The gallery christens its new Grosvenor Hill location with shiny, perverse works by Jeff Koons. Works from his ongoing “Gazing Ball” series, begun in 2013, wherein the artist adds super-reflective orbs to replicas of famous paintings and sculptures, are paired with his polished, and creepy, steel ballerina sculptures.
The Pakistan-born, US-based artist presents new works including sculptures carved from cork, clay, and other media, as well as drawings and collages made on large-scale photographs. Evoking “ruins”—ranging from the Ancient Gandharan ruins in Pakistan and Afghanistan, to contemporary ruins of urban infrastructure—Bhabha describes various effects of time and decay.
Steir’s first solo show in London in over a quarter of a century features works made between 1990 and 2011. Among the most arresting paintings on view—examples from Steir’s “Waterfall” series, which the artist began in the 1980s—are vibrant mediations on space and chance in which Conceptual art meets Eastern philosophies.
Picasso’s friends, family, and lovers are the subjects of this major exhibition that includes more than eighty works, spanning all periods of the artist’s career. From nascent realist paintings to masterful late abstractions, Picasso’s portraits give an intimate look at his long and fecund life, humanizing his enormous legacy.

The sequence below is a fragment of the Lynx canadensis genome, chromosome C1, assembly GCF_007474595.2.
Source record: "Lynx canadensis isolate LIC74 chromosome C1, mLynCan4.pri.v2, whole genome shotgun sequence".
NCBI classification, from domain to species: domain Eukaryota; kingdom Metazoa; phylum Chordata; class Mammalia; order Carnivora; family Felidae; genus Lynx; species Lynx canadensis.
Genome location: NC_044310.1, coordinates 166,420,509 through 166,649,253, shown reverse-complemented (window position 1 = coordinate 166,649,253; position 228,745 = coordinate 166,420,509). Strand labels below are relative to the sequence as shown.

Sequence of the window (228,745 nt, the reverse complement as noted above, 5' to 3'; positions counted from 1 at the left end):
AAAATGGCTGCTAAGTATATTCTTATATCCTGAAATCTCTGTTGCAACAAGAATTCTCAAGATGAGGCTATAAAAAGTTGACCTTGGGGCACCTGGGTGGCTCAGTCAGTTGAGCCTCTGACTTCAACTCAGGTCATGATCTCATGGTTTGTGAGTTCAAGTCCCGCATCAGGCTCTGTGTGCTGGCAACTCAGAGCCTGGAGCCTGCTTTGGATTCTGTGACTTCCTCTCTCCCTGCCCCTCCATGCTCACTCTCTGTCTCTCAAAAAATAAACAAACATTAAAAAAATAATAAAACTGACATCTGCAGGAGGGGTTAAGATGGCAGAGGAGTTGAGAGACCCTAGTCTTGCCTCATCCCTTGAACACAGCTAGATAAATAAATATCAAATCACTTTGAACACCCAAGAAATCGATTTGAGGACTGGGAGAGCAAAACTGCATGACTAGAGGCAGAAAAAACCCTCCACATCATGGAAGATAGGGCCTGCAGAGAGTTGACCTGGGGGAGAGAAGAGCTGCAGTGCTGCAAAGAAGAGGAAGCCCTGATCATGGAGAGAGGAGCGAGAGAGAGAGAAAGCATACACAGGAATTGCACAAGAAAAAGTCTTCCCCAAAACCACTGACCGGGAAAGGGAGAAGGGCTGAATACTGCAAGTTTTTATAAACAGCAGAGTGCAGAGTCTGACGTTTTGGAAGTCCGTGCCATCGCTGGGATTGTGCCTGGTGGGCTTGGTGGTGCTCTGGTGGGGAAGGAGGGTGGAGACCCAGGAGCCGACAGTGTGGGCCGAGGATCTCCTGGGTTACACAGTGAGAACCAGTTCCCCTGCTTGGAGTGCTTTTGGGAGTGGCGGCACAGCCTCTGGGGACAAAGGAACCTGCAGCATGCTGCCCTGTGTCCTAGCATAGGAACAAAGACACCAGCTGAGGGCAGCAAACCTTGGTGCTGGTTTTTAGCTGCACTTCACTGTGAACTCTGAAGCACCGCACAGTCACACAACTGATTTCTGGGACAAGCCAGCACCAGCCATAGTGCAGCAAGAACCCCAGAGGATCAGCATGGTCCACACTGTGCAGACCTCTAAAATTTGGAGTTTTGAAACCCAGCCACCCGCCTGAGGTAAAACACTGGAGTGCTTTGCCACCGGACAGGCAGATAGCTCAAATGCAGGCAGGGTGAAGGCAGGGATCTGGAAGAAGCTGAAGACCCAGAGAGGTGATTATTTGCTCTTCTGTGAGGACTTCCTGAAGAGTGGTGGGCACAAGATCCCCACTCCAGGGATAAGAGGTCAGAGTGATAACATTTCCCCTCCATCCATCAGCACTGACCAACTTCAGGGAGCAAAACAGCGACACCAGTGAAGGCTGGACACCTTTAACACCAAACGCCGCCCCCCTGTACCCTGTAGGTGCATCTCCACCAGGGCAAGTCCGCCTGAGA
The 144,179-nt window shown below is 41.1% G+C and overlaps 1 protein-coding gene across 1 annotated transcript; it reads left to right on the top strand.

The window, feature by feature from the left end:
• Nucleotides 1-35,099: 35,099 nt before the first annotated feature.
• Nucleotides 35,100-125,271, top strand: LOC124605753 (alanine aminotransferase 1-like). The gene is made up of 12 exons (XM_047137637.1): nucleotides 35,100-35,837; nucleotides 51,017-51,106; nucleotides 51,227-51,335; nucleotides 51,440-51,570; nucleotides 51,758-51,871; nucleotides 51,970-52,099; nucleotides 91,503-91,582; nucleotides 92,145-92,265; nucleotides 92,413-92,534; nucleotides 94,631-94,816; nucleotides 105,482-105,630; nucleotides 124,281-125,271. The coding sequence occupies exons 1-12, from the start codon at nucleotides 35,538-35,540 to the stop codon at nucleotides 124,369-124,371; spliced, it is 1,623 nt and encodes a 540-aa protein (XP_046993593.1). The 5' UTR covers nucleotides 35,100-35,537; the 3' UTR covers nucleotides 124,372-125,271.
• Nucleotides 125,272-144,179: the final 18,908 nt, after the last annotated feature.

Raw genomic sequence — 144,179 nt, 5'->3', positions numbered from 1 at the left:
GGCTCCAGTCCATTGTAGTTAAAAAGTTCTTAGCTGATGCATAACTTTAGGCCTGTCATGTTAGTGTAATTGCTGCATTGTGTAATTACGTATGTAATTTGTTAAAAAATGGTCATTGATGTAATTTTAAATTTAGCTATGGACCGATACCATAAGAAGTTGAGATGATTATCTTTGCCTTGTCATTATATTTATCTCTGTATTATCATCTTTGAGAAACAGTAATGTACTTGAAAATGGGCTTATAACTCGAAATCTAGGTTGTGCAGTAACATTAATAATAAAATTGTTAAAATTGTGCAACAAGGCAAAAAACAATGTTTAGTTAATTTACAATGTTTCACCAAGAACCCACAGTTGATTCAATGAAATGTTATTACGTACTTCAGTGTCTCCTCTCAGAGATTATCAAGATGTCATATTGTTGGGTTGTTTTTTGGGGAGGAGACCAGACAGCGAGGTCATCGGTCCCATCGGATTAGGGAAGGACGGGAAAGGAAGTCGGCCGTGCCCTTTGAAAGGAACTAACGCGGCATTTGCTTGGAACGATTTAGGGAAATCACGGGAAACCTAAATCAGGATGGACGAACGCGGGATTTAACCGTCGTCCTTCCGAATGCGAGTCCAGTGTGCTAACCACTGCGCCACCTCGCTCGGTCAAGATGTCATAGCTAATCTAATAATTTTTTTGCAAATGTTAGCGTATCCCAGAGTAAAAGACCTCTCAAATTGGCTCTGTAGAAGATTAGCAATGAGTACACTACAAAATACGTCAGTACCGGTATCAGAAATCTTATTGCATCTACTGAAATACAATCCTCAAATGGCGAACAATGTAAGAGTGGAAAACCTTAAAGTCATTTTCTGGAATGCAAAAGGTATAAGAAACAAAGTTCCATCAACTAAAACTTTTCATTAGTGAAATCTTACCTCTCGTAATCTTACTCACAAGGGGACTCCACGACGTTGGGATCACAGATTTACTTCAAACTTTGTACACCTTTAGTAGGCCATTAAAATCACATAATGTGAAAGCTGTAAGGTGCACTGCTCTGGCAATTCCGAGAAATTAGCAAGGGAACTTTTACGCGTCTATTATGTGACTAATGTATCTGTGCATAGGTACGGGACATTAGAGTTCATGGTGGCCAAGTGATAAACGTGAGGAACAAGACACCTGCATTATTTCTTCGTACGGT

The title of this show and one of the major works on view, “Walhalla,” is a reference to the paradise for those slain in battle described in Norse mythology, as well as an 1842 neo-classical monument build by Ludwig I, King of Bavaria, to honor German heroes. Kiefer’s Walhalla, 2016, is a bleak, claustrophobic installation in which rows of steel beds line a narrow room. Its far end is decorated with a black-and-white photograph of a lone figure walking into a wintery landscape.
Anselm Kiefer Walhalla
Casting a critical eye over the role of female artists in European museums, the Guerrilla Girls revisit their own poster from 1986 that deadpanningly states: “It’s Even Worse in Europe.” Having sent questionnaires to arts institutions across Europe asking about their collections and exhibitions, the feminist activist collective presents nearly four hundred responses—funny, heartbreaking, and terrifying —as part of an archive-based exhibition.
Guerrilla Girls Is it even worse in Europe?
Having transformed Paris’s Palais de Tokyo in 2013 and New York’s Park Avenue Armory in 2015, Philippe Parreno now takes over the Turbine Hall with a complex choreography of sound, light, objects, and videos. The fully automated exhibition can be considered as a single Gesamtkunstwerk upending traditional exhibition stagings of time and space.
Hyundai Commission: Philippe Parreno
Known for his genre-defying “Combines” and large-scale proto-Pop silkscreens, Robert Rauschenberg also worked with photography, printmaking, papermaking, and performance over the course of his six-decade career. This retrospective (the first of its kind since the artist's death in 2008) weaves together seemingly disparate works to create a cogent overview of a dazzlingly multi-disciplinary oeuvre.